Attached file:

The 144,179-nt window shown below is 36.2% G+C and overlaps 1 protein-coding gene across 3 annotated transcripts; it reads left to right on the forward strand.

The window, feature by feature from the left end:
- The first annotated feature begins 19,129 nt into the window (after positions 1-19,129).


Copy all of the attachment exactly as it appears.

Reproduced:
The 144,179-nt window shown below is 36.2% G+C and overlaps 1 protein-coding gene across 3 annotated transcripts; it reads left to right on the forward strand.

The window, feature by feature from the left end:
- The first annotated feature begins 19,129 nt into the window (after positions 1-19,129).